BBC News — Why are parents banning school books?. US parents have been waging war on books they don’t want their teenage children to read, it emerges. This is partly a difference in the way the US operates — in a nation where even police chiefs are elected, it’s no surprise that a parental petition can put a book on the banned list — and partly in what US parents expect. Although we would deny it for ever, there is much more of a culture here of ‘school knows’ best, and much more a culture there of ‘parents know best’. If you’re inclined to deny this (and, seriously, who would want to admit it?) look at the proportions of home-schooled children in the two countries. Or, if you don’t have time to check the figures, just say the words “home schooled kids” and “home schooled children”. Which rolls off the tongue more easily? The American version.
I relocated a copy of Joan Aiken’s The Way to Write for Children on Amazon the other day, and I’ve just been rereading it. I have to say that I do agree with a lot of what she says, particularly the difference between books for children, and books about children. During my teenage years I was introduced to a number of books at school which are considered by teachers to be ‘classics’ and — according to my conversations with teenagers since then — seem to be pretty much de rigeur for a proper education. Stan Barstow’s Joby, Lord of the Flies, The Catcher in the Rye and Oliver Twist are all books which I hope I will never have to read again. They are all books about children, but not really for children. The really depressing thing is that I loved reading William Golding at university. The Spire, The Inheritors, Pincher Martin (which I think I’ve referred to elsewhere as Prester John — I’ll have to track that down and correct it, since Prester John is a book by John Buchan), and Darkness Visible are all dark but hugely enjoyable. I just don’t want to read Lord of the Flies again. Nothing about Joby, which, in the hindsight of a more educated adulthood appears to be a kind of Sons and Lovers for teenagers, would ever persuade me to read another Stan Barstow book. Ditto The Catcher in the Rye. Dickens I love, but would read almost anything by him in preference to Oliver Twist which is forever spoiled for me by having read it at school. I am fortunate that I was only exposed to passages from Great Expectations, and so was able to enjoy the entire book (which wasn’t at all what I thought it was going to be like) when I was old enough to make sense of it.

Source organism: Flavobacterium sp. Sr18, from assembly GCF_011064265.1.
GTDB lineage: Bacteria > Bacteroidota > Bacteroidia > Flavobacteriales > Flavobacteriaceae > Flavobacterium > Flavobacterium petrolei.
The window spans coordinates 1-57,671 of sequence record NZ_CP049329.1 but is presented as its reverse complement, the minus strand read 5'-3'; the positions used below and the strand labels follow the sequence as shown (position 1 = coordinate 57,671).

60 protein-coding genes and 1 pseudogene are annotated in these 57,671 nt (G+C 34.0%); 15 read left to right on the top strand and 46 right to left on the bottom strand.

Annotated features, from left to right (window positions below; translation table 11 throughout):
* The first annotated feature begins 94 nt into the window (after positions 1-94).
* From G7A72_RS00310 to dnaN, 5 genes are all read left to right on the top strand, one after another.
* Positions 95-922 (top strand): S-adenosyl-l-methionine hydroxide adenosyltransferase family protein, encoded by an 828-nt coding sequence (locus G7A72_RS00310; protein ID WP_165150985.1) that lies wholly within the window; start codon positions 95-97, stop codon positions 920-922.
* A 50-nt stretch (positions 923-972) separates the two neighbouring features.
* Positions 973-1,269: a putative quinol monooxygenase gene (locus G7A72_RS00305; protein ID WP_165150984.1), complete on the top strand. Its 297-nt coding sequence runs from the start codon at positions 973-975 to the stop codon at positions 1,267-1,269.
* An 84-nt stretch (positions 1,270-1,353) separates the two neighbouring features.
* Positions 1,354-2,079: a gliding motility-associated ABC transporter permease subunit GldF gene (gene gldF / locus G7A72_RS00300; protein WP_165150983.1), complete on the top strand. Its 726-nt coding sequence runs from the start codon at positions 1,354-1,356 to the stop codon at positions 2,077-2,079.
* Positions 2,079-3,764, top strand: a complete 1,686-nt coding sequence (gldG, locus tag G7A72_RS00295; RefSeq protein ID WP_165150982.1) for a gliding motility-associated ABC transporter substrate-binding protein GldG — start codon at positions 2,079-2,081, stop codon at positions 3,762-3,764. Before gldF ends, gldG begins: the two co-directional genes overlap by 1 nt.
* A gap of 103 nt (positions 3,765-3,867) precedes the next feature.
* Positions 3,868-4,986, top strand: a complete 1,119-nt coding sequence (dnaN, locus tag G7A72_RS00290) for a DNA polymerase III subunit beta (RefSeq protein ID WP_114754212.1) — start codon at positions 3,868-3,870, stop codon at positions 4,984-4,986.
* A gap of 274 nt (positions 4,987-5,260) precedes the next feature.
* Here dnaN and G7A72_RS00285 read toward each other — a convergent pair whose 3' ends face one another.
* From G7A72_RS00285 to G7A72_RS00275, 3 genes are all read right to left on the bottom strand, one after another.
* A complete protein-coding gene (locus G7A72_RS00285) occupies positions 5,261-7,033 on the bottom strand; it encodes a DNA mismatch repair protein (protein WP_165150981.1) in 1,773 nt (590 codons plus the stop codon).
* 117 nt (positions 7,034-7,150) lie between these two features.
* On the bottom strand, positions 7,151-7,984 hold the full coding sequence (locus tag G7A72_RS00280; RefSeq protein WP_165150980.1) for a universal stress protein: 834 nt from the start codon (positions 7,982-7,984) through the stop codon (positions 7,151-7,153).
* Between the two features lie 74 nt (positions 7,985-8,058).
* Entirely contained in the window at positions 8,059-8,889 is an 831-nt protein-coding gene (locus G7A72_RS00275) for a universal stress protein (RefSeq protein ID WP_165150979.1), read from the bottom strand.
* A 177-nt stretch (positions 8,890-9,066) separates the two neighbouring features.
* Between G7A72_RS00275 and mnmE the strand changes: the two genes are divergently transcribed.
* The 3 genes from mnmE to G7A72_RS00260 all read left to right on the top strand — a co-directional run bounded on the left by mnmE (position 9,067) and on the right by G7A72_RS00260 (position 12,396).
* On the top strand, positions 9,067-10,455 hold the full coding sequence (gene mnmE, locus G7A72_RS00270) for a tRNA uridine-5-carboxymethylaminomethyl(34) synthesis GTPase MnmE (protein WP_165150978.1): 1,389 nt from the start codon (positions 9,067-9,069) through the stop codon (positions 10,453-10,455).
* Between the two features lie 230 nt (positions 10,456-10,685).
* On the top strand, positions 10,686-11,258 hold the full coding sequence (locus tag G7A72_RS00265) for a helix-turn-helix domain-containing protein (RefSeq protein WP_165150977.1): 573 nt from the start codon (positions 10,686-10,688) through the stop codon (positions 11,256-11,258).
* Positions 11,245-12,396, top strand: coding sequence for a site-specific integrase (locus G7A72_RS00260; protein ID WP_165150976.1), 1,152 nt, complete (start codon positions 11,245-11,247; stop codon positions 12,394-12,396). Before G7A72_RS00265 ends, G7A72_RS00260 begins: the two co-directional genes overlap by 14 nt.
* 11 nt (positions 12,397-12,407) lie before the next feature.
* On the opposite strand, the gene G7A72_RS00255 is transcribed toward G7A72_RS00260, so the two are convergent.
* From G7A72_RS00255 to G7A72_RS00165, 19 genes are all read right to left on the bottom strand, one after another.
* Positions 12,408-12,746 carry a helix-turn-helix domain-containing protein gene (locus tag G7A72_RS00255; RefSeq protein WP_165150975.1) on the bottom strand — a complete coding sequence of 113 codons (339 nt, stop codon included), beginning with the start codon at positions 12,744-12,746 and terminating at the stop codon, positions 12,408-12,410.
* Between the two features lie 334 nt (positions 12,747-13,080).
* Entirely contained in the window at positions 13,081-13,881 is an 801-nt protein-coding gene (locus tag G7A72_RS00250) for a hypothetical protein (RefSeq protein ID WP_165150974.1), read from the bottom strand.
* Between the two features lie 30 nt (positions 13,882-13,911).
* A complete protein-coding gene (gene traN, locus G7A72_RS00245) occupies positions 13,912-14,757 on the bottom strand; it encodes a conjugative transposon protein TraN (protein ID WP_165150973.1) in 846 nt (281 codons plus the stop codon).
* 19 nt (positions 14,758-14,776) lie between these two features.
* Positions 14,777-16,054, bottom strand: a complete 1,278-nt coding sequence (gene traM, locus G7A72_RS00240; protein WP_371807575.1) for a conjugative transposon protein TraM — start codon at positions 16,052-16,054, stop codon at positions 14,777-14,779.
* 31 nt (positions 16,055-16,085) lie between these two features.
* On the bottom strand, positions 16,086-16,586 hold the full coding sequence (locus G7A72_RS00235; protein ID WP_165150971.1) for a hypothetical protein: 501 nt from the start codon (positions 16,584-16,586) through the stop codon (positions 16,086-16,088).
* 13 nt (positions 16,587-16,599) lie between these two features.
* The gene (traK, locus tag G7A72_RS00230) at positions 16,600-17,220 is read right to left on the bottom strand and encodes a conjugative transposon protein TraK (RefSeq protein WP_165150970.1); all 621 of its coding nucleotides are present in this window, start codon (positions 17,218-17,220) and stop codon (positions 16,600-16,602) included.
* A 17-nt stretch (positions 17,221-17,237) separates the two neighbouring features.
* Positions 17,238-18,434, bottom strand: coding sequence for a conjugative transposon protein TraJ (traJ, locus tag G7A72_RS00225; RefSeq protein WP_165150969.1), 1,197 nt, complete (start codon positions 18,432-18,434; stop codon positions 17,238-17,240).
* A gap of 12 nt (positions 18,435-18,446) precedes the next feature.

On the other hand, The 39 Steps, Twelfth Night, the poetry of Wilfred Owen, and most of the other books written for adults which I read at school before I was sixteen have stayed with me. I knew I was entering an adult world when I read them, and was happy to read about adults doing adult things. Reading about children catapulted into a tawdry and unpleasant adult world — in other worlds, books about children deprived of their childhood — merely left me miserable.